Okay, so onto the “sweets”! My MaMaw was an avid lover of sweets; she didn’t discriminate against any desserts, as long as sugar was included in the recipe then she would indulge in a piece…or even two. It was hard for me to choose exactly what to make for my submission; I tossed around the idea of cakes, cookies, pies and cupcakes, but I finally settled on a pie. My MaMaw loved pie, one of her favorites was pecan pie which the family enjoyed twice a year, at Thanksgiving and Christmas. She used a recipe from an old Presbyterian cookbook, but she tweaked it and until she came up with a recipe that suited her taste buds perfectly. I decided to make a pecan pie, but instead of her traditional pecan pie, which is delicious, I decided to make one with a twist that included chocolate. I know it would be hard for her to stray from her “old faithful” if she were here today but I know she would try a piece of this chocolate pecan pie, with her coffee or course, and love every bite.

This is for you, MaMaw, my very special "Dear One".  Love you always.

I will also be making a donation to the Cancer Society, the Little Rock chapter.  I will make additional donations for every comment left on this post until July 31.  Please help me in making a donation by leaving a comment on this post!

Chocolate Bourbon Pecan Pie



Ingredients:

1 Ball of Classic Pie Dough (below), chilled
2 Cups pecan halves, toasted
3 Large eggs
¾ Cup light corn syrup
3 Tbsp sugar
4 Tbsp firmly packed dark brown sugar
2 Tbsp unsalted butter, melted
Pinch of salt
1 Tsp pure vanilla extract
3 Tbsp bourbon
1 cup (6 oz.) semisweet chocolate chips (I used a bit more, there can never be too much chocolate)

Directions:

Dust work surface with a sprinkling of flour. Unwrap the ball of chilled dough and put it directly on the work surface. Roll out into a 12-inch round. Transfer the dough to a pie dish and carefully work it into the pie dish, folding any overhang under and crimping the edge as you go. Wrap and freeze the crust until firm, about 2 hours, or up to 3 months.

Preheat the oven to 325 degrees F.

Coarsely chop ¾ cup of the pecans. Set aside.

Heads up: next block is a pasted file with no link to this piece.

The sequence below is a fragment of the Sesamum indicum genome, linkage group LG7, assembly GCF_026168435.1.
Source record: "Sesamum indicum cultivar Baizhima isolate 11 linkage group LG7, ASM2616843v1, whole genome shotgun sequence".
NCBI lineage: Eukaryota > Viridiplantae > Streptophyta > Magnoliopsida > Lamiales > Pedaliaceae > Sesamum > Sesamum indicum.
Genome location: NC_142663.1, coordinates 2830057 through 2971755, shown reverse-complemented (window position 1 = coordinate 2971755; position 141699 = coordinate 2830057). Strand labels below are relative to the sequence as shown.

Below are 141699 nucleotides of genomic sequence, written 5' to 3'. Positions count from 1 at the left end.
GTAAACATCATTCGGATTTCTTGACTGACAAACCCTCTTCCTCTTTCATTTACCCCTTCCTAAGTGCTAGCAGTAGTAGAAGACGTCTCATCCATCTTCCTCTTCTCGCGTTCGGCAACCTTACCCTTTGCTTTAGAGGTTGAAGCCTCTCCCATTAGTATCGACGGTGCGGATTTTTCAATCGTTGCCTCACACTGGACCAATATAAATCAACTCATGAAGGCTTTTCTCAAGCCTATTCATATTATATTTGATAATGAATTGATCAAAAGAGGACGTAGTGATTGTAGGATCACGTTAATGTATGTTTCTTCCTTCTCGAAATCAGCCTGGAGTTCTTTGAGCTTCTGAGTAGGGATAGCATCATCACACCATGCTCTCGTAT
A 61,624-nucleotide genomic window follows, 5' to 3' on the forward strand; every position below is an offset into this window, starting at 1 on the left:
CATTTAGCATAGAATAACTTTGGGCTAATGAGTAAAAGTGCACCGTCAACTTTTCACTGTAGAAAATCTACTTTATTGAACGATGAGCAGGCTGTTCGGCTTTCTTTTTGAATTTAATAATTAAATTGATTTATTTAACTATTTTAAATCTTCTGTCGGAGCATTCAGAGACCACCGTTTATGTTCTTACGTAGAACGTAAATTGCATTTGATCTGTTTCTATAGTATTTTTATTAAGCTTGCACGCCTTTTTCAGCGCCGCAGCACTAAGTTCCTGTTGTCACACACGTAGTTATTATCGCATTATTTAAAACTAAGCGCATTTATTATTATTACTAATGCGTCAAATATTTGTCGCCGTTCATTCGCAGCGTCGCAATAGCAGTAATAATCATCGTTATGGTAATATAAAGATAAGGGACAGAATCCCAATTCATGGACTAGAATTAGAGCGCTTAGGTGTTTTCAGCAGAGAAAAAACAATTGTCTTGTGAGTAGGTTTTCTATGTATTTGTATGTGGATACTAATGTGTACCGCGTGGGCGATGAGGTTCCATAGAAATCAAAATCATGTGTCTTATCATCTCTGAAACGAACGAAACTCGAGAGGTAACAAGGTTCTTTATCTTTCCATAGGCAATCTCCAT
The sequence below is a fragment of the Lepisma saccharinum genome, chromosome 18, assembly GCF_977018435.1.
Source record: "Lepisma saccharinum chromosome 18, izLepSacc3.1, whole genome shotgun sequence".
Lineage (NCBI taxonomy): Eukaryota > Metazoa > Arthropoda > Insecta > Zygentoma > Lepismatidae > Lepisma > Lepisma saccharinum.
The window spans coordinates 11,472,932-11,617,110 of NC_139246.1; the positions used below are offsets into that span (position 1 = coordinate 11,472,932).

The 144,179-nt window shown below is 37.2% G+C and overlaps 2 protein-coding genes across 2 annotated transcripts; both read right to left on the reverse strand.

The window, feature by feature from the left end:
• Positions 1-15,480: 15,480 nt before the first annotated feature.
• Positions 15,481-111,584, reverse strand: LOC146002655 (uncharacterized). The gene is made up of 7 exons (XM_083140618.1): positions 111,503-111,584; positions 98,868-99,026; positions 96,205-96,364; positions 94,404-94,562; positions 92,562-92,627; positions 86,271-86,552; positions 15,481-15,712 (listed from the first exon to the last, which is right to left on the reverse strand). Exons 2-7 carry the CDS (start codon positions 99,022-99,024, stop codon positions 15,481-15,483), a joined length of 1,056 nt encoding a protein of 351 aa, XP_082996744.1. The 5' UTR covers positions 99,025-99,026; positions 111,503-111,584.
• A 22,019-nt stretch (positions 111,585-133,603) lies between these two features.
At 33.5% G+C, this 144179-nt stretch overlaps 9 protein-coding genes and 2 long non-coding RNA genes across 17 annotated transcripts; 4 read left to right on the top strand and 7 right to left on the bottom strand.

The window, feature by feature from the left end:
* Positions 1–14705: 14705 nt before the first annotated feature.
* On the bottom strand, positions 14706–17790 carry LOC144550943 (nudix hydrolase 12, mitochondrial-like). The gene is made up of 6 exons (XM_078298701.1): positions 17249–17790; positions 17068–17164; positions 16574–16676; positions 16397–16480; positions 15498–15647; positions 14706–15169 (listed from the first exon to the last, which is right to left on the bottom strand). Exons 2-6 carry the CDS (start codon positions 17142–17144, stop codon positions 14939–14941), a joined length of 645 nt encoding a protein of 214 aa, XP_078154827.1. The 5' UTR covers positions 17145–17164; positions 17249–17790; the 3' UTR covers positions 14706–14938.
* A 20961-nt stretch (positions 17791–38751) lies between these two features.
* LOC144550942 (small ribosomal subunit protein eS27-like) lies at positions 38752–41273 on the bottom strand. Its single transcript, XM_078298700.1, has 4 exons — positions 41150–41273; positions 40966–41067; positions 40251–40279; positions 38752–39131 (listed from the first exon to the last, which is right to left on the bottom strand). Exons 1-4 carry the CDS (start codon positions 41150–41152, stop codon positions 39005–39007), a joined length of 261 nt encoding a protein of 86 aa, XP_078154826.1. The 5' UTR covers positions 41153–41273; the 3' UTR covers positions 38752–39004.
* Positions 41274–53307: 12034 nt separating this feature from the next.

In a large bowl, whisk the eggs until combined. Add the corn syrup, sugars, butter, salt, vanilla, and bourbon. Whisk again until combined. Stir in the chopped pecans and set the filling aside.

Spread the chocolate chips evenly along the bottom of the frozen pie shell. Slowly pour the filling on top of the chocolate chips. Arrange the remaining 1 ¼ cups pecan halves on top of the filling.

Bake in the center of the oven for 30 minutes, then cover the edges of the crust loosely with the aluminum foil and bake for another 30 minutes. Test the pie by sticking a knife in the center of the filling. If the knife comes out clean, the pie is done. If the knife comes out with clumps of filing sticking to it, bake for another 5 minutes and test again.

Cool the pie on a wire rack and serve warm or at room temperature. The pie can be stored in the refrigerator, tightly covered, for up to 2 days.



Classic Pie Dough

Yield: 2 balls of dough, enough for 2 (9-inch) single-crust pies or 1 (9-inch) double-crust pie

Ingredients:

3 Cups all-purpose flour
1 Tbsp sugar
1 Tsp fine salt
1 Cup (2 sticks) cold unsalted butter
¾ Cups ice cold water

Directions:

In a medium bowl, whisk together the flour, sugar, and salt together.

Cut the cold butter into cubes and toss the cubes in the flour mixture to coat. Put the mixture in the bowl of a food processor and pulse in short bursts until the pieces of butter are the size of hazelnuts.

While pulsing in quick, 4-second bursts; drizzle the ice water into the food processor through the feed tube.

As soon as the dough comes together in a ball, remove it from the food processor and divide it into two equal balls, Flatten to a disk and wrap each disk first in parchment paper and then in plastic wrap. Refrigerate the disks until firm, about 1 hour. (The dough can be refrigerated for up to 3 days or frozen for up to 3 months. Thaw in the refrigerator before proceeding with the recipe.)



Recipe Source: Baked: New Frontiers in Baking